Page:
(ATTN: UPDATES with more remarks, details in paras 5-6, last 8 paras; CHANGES photo)
SEOUL, Dec. 8 (Yonhap) -- President Moon Jae-in said Tuesday that South Korea is considering becoming a member of a major Asia-Pacific free trade agreement, known as the CPTPP, as part of efforts to diversify its export market.
He also stressed the need to build up the strength of the country's trade in preparation for the post-coronavirus era, addressing a 57th Trade Day ceremony.
"Diversifying the market is a task that (we) should achieve," he said during the event held at the COEX convention center in southern Seoul. "(The government) will continue to review joining the CPTPP."
He was referring to the Comprehensive and Progressive Agreement for Trans-Pacific Partnership, a free trade agreement (FTA) involving 11 nations. It's a renegotiated version of the Trans-Pacific Partnership (TPP) led by the Obama administration but abandoned by President Donald Trump. The U.S. may join the CPTPP under the upcoming Biden leadership.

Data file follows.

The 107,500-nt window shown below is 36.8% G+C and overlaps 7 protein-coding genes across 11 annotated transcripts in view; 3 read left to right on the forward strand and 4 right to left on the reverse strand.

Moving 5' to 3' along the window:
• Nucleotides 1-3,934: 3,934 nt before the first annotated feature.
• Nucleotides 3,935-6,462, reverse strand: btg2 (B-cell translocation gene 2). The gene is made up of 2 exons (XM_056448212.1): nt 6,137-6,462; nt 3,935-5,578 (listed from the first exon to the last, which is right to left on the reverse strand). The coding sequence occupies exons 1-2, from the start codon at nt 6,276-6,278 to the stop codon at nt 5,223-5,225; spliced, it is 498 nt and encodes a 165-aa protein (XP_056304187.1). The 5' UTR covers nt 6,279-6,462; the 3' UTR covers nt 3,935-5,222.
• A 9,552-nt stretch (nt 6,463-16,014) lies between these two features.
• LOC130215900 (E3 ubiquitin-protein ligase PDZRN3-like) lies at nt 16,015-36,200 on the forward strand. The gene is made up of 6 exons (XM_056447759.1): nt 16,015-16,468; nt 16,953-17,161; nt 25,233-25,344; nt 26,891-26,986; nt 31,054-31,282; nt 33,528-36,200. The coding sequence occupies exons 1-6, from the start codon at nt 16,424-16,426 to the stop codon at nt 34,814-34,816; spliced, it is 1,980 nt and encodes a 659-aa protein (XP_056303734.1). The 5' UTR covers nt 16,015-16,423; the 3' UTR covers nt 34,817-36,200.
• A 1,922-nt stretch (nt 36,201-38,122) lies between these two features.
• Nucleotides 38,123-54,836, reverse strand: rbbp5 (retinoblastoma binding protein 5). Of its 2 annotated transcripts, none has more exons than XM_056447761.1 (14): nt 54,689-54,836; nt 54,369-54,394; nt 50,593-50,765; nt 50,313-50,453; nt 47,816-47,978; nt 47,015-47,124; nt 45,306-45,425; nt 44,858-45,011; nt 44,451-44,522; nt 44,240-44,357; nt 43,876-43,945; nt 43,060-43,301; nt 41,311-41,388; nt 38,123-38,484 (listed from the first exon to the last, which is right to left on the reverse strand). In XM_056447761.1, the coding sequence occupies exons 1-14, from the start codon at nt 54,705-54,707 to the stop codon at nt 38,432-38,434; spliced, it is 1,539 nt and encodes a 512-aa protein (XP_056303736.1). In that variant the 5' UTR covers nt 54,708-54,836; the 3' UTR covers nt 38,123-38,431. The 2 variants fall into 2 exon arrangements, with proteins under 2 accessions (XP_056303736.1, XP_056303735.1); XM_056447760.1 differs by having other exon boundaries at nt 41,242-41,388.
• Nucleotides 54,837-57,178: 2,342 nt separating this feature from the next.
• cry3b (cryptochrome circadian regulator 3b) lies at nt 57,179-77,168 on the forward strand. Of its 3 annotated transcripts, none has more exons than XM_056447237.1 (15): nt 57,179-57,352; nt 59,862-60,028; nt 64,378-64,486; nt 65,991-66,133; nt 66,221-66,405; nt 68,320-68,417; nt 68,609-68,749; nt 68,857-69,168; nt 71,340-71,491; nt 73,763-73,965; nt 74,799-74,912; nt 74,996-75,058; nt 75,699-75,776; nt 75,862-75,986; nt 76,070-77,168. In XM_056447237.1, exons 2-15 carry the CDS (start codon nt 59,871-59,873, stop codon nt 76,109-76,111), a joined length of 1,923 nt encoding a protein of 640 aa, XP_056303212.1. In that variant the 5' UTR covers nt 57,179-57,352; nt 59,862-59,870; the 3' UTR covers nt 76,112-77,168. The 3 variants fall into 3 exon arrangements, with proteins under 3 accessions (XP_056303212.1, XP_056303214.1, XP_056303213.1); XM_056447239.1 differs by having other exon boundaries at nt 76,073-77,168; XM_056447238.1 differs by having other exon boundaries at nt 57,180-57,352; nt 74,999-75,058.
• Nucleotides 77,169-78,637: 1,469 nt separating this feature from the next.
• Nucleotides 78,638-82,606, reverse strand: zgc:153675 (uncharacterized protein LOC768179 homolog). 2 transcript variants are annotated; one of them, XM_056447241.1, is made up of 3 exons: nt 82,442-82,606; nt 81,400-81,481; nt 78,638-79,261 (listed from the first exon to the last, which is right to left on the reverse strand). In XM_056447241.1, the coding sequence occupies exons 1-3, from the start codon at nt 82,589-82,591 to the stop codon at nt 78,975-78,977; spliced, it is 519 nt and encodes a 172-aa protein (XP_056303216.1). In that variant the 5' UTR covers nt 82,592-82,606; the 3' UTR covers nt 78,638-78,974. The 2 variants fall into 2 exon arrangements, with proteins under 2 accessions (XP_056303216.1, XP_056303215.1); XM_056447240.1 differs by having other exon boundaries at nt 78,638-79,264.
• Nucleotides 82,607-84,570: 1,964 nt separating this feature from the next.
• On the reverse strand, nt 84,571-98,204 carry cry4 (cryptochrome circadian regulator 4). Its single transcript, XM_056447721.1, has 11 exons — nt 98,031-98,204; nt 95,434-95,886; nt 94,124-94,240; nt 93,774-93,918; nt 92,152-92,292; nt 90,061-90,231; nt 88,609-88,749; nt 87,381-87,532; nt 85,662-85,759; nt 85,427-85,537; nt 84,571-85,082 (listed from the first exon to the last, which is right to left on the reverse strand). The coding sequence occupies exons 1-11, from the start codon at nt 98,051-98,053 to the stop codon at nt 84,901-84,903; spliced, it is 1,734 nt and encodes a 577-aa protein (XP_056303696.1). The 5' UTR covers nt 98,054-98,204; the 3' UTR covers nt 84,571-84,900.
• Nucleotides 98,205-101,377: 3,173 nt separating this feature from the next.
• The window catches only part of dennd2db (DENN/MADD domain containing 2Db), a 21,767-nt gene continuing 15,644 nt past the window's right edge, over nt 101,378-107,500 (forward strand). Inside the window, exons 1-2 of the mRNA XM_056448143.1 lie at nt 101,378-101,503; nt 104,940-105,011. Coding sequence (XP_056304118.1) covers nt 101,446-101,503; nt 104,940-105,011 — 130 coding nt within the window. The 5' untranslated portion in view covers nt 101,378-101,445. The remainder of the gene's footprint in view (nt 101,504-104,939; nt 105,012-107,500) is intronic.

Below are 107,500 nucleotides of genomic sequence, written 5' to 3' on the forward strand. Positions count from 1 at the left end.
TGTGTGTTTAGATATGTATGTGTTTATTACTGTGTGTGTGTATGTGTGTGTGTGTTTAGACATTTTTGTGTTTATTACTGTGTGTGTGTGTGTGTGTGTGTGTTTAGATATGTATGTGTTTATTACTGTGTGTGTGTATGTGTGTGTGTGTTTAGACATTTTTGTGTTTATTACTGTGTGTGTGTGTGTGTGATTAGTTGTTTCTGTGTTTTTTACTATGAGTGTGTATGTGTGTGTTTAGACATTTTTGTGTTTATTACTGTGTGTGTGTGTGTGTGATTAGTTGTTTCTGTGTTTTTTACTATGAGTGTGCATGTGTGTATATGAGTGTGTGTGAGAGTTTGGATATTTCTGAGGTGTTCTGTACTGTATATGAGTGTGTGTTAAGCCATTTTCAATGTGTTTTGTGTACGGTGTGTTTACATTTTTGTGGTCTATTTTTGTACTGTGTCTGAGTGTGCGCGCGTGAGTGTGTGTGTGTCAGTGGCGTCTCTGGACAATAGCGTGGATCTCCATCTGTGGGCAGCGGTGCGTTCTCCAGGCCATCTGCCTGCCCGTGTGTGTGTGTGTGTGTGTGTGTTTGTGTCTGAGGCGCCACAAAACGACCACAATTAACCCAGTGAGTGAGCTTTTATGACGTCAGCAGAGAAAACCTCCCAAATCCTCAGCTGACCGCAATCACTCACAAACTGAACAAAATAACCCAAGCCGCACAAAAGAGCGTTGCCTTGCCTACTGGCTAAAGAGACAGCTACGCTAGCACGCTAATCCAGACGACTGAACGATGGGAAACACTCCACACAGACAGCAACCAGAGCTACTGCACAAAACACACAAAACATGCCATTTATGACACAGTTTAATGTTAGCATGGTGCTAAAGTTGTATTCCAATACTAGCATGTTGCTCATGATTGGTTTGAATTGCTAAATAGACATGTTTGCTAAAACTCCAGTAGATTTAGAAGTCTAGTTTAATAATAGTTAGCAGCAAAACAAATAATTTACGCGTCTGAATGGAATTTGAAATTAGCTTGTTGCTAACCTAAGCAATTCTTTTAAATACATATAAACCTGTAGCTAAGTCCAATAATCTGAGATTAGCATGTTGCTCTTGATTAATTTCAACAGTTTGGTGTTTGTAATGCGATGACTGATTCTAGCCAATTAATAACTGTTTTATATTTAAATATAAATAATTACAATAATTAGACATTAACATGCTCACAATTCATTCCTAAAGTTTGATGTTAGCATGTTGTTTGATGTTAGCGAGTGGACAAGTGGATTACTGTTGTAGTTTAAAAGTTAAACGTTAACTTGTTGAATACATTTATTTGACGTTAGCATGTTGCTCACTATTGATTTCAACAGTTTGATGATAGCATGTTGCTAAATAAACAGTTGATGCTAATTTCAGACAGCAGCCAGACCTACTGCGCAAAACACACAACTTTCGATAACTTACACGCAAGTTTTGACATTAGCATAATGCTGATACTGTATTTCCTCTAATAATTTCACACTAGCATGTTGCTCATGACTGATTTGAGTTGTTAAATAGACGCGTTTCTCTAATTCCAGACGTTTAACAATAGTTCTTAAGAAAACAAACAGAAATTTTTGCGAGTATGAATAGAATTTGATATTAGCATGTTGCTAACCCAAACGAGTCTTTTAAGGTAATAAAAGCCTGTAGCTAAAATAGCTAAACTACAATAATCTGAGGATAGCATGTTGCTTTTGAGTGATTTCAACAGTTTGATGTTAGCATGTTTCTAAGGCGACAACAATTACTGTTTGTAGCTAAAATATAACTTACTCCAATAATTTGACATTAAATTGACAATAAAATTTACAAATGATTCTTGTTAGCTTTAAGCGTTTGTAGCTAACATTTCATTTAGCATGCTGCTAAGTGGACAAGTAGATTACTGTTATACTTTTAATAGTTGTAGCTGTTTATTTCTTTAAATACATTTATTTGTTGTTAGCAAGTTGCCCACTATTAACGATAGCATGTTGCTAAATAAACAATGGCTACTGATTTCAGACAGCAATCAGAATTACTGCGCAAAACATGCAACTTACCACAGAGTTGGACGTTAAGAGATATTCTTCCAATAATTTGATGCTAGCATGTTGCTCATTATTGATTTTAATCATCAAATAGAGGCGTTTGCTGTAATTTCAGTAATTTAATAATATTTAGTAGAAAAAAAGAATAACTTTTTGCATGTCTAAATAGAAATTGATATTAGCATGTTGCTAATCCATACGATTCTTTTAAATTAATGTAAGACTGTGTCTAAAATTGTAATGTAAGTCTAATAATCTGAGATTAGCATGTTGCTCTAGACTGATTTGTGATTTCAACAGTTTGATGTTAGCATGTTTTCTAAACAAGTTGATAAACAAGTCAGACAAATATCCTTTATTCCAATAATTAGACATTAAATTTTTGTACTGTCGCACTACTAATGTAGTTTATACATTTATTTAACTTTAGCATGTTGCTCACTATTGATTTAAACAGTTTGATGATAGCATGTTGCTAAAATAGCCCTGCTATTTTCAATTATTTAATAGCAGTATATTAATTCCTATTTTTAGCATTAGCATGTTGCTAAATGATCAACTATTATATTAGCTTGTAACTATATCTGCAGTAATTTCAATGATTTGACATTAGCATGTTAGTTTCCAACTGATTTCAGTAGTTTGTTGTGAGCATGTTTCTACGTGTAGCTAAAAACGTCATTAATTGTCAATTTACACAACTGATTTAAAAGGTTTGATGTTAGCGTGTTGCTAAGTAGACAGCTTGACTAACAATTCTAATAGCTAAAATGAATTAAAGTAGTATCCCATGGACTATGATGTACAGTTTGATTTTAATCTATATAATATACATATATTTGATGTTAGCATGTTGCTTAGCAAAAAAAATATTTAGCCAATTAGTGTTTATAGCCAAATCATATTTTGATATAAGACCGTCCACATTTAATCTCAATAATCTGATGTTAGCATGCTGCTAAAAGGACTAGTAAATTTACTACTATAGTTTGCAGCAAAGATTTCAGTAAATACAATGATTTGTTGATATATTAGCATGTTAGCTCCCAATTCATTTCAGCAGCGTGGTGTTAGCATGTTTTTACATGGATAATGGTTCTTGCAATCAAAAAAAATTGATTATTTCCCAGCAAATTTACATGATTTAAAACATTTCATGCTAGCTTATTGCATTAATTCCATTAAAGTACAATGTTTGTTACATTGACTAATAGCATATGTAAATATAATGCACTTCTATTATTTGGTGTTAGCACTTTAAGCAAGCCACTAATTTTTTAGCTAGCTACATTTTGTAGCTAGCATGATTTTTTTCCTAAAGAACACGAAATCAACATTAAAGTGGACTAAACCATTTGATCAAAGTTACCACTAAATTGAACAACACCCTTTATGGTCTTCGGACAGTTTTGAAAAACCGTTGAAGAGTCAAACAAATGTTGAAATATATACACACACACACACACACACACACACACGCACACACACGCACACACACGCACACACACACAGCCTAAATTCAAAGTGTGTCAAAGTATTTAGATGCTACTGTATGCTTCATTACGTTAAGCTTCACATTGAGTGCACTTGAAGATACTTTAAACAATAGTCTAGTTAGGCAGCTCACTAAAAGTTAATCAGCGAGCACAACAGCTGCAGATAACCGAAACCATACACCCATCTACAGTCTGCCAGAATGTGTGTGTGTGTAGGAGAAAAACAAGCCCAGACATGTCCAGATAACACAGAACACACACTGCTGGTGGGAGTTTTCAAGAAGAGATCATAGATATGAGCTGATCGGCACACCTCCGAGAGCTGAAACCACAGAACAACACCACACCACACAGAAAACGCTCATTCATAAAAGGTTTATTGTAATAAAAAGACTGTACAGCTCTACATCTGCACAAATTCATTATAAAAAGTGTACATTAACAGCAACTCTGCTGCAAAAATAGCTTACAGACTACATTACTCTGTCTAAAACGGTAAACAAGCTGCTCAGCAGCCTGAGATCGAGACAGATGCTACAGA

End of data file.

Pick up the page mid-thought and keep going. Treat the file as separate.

It's the first time that Moon has talked in public about the possibility of South Korea joining the CPTTP.
Last month, South Korea signed another mega FTA, called the Regional Comprehensive Economic Partnership (RCEP).
Moon pointed out that the "strongest weapon" against protectionism is global competitiveness to produce good products.
He vowed a push for enhancing the competitiveness of South Korea's manufacturing sector with a focus on three new industries -- biohealth, system semiconductors and future cars.
He called the trio a "new engine" to lead the nation's future exports.
Moon said memory chips, automobiles and computers have already served as a "support" for the nation to pull off a rebound in exports faster than others amid the COVID-19 pandemic.
He then emphasized that South Korea needs to gear up for the transformation of its trade to an environment-friendly format and a digital trade era.
He cited his administration's campaign to make South Korea carbon neutral by 2050.
"(We) should lead the green economy era to come and preemptively remove room for expected trade regulations," he said.
Moon described the "explosively growing global e-commerce market" in the midst of the virus outbreak as a "new window of opportunity," especially for small and medium-sized firms.
South Korea first marked the Export Day on Nov. 30, 1964, to celebrate export volume breaking the US$100 million mark. The government later renamed it Trade Day and then designated Dec. 5 as the anniversary to commemorate the 2011 achievement of becoming the world's ninth nation to have more than US$1 trillion in yearly trade.
As it fell on Saturday this year, the official ceremony was held Tuesday.
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